Dorrance Dance at Jacob's Pillow
An All Star World Premiere
By: Charles Giuliano - Jul 21, 2018
Artistic director: Michelle Dorrance
Ted Shawn Theatre
July 18-22, 2018
All Good Things Come to an End
Conceived and directed by Michelle Dorrance
Choreographed and performed by Hannah Heller, Melinda Sullivan and Josette Wiggan-Freund
Music: Artie Shaw and Fats Waller
Lighting, Kathy Kaufman: Costumes, Andrew Jordan
Choreography: Michelle Dorrance, in collaboration with and featuring improvisation by the dancers
Additional choreography: Ephart “Bounce” Asherie and Matthew “Megawatt” West
Music: Prawn til Dante (Donovan Dorrance & Gregory Richardson) with Aaron Marcellus
Lighting, Kathy Kaufmann; Costumes, Amy Page; Dancers, The Company
Musicians: Donovan Dorrance (piano/ clarinet), Aaron Marcellus (vocals/ keys), Gregory Richardson (bass/clarinet), Nicholas Van Young (percussion), Warren Craft (additional guitar)
For the past few years the annual appearance of Dorrance Dance has been a highlight of the Jacob’s Pillow season. In 2016 there was a residence and special performance at the ’62 Center for Theatre and Dance at Williams College.
Each time we have seen the company, led by Michelle Dorrance, there have been variations of ways to present the vernacular American art form of tap dancing as high art. The vocabulary of her choreography has expanded theatricality as well as avant-garde experimentation.
Initially, we were floored by her virtuosity as well as that of the company. There was a mix of veterans of tap and emerging dancers. While Dorrance is its best known and critically acclaimed exponent there are other individuals and companies performing tap.
During the residence of the company this week, in general, it seemed younger. That suggests that dancers trained by Dorrance have moved on. That underscores her role as both the best known exponent but also as progenitor and disseminator of tap.
The big band era and vaudeville of the 1930s and 1940s was a golden age for tap.
In the world premiere of All Good Things Come to an End that era was evoked with a narrative piece set to music briefly by Artie Shaw and more prominently Fats Waller. The latter, a master of rent parties and Harlem’s stride piano, was known for playful mirth, campy, and at times suggestive lyrics.
The piece was developed in collaboration with three guest artists Hannah Heller, Melinda Sullivan and Josette Wiggan-Freund. They are established artists and, as was richly revealed, tap masters on a par with the skill set of Dorrance.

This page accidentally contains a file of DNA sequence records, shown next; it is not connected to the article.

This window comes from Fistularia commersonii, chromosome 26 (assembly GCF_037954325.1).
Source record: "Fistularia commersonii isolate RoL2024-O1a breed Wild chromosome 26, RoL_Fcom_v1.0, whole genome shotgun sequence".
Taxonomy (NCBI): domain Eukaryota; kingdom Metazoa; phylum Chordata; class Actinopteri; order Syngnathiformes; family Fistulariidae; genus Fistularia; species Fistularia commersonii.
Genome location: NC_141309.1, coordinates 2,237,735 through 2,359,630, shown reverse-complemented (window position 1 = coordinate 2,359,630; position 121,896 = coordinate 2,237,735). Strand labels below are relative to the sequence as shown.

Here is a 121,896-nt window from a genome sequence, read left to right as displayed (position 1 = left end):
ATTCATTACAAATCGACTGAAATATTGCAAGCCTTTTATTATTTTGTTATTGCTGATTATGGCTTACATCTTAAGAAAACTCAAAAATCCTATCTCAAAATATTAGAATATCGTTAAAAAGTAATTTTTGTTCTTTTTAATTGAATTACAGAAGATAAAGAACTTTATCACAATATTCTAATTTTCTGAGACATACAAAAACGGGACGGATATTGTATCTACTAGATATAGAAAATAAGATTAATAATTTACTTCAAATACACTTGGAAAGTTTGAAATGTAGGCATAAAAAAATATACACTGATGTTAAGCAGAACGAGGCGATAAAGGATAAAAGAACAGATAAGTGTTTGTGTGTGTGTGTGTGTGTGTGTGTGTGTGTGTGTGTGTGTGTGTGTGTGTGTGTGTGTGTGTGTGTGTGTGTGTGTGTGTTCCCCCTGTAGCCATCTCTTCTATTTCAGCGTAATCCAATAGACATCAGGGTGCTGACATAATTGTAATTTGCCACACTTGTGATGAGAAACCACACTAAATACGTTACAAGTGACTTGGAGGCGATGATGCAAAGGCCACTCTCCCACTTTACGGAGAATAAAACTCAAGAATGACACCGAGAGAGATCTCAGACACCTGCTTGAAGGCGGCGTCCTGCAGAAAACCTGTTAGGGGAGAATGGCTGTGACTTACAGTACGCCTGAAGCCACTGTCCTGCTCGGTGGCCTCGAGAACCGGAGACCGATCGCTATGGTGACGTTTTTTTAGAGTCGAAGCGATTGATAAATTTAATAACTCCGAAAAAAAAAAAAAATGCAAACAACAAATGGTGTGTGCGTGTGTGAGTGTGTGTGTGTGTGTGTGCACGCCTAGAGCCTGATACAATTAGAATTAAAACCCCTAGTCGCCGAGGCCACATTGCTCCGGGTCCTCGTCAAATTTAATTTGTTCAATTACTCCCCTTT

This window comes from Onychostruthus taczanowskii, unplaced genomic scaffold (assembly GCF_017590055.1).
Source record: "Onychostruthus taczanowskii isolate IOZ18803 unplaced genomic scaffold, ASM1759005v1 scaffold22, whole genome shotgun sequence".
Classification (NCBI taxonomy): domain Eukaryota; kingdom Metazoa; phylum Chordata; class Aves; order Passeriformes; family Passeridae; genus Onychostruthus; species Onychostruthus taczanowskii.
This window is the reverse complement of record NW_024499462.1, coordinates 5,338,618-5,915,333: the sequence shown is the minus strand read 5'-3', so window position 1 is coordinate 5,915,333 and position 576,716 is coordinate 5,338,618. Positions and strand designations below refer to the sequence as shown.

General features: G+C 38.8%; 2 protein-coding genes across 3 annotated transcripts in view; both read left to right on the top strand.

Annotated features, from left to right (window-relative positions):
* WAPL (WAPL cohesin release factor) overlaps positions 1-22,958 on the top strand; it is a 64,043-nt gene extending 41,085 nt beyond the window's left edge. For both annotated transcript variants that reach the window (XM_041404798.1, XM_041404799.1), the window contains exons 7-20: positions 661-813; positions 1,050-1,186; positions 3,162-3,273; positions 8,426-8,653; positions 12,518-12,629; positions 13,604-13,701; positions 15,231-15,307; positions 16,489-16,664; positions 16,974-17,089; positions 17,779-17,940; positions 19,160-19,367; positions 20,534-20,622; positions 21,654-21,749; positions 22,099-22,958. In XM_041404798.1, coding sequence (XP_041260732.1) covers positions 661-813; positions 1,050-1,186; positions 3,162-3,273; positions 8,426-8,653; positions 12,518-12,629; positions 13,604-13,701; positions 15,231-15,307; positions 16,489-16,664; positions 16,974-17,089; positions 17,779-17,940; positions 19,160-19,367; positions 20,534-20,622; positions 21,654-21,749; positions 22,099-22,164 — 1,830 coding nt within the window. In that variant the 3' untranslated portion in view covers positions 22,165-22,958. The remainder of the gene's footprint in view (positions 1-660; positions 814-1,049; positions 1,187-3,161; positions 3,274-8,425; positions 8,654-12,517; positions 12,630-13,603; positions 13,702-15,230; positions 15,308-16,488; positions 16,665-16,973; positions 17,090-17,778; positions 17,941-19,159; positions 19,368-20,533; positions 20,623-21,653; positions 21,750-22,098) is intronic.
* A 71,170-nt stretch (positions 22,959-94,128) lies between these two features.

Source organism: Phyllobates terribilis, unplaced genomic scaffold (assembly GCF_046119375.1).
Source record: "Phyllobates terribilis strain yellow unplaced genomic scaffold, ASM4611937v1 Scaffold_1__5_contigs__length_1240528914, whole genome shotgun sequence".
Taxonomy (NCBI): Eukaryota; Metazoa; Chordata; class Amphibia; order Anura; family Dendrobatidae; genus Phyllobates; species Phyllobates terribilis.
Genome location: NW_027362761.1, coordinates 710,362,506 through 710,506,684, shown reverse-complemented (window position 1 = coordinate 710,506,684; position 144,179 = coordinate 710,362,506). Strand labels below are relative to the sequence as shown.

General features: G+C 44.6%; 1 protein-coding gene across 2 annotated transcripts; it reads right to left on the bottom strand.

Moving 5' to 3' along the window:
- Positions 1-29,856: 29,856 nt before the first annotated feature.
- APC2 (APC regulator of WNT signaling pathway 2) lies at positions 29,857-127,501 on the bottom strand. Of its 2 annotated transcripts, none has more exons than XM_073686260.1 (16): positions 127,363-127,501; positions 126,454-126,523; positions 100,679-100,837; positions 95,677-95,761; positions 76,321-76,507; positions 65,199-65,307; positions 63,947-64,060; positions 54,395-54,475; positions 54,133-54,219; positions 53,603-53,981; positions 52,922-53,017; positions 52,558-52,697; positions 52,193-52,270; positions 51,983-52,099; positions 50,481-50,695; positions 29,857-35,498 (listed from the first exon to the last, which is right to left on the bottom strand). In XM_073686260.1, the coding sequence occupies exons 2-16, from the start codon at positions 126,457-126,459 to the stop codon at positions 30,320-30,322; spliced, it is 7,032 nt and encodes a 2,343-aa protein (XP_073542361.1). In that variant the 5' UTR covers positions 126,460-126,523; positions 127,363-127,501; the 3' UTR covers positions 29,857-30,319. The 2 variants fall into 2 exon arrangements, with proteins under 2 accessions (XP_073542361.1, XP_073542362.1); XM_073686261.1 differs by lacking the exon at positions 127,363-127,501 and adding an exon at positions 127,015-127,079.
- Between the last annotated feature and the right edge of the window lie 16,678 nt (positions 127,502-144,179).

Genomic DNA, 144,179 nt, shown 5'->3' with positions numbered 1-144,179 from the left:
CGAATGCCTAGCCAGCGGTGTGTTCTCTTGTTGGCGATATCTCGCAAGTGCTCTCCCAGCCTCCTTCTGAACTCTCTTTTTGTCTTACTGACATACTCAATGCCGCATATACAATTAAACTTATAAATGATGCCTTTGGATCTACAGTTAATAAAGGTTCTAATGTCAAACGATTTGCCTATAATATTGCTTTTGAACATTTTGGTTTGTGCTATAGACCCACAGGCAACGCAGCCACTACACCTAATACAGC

A part of the jazz and tap tradition were jam sessions and cutting contests in which musicians and dancers challenge and attempt to top each other with ever more intricate riffs. It is well documented that touring celebrities, like tenor player Coleman Hawkins, were blown away when sitting in on after hours sessions with the local cats in Kansas City.
The playful fun started even before the performance began. Individuals in work coveralls and gas masks swept the aisles with push brooms. Passing by our seats we wondered what that was about.
The performance began with an ersatz preview of coming attractions. There were placards with large block letters spelling out the vignettes we were about to see. On the side of the stage was an easel where the signage for each sequence was placed. Earlier in the Pillow season Pilobolus used a similar device.
There was a mix of Biblical, folk tales, mythology and Americana.
The tradition of a cutting contest was vividly enacted with that classic example of sibling rivalry, the story of “Cain and Abel.” There was a gender morph as it was a deadly competition between sisters Dorrance and Sullivan. Evoking the top hat and trails tradition Fred Astaire, they used canes (not Cain) in the routine. They were attired in print patterned short pants and vests. There was a call and answer sequence as the riffs got ever more complex. The canes were used to tap out staccato beats at a furious pace. Eventually, Cain (Sullivan) killed Abel with the comical flourish of a prop that brought the house down.
In what was unusual for the company were elaborate costume changes designed most effectively by Andrew Jordan.
For a Dorrance solo of “The Ugly Duckling” she appeared in a black, feathered wrap. To emphasize awkwardness she wore cumbersome clown shoes which made tap dancing more challenging. As she morphed into a swan, the robe was discarded revealing a slinky, form fitting, black unitard. The mythical transformation was indeed complete.
Drawing on mythology Sullivan was featured as a gender altered “Narcissus.” The beautiful youth was so enamored by gazing at his image, reflected in a pond, that the gods morphed him into a flower. The story line was adhered to as she admired herself in mirrors placed on the floor by three women. It ended with her lying on the floor with the mirrors placed over her forming the petals of a flower.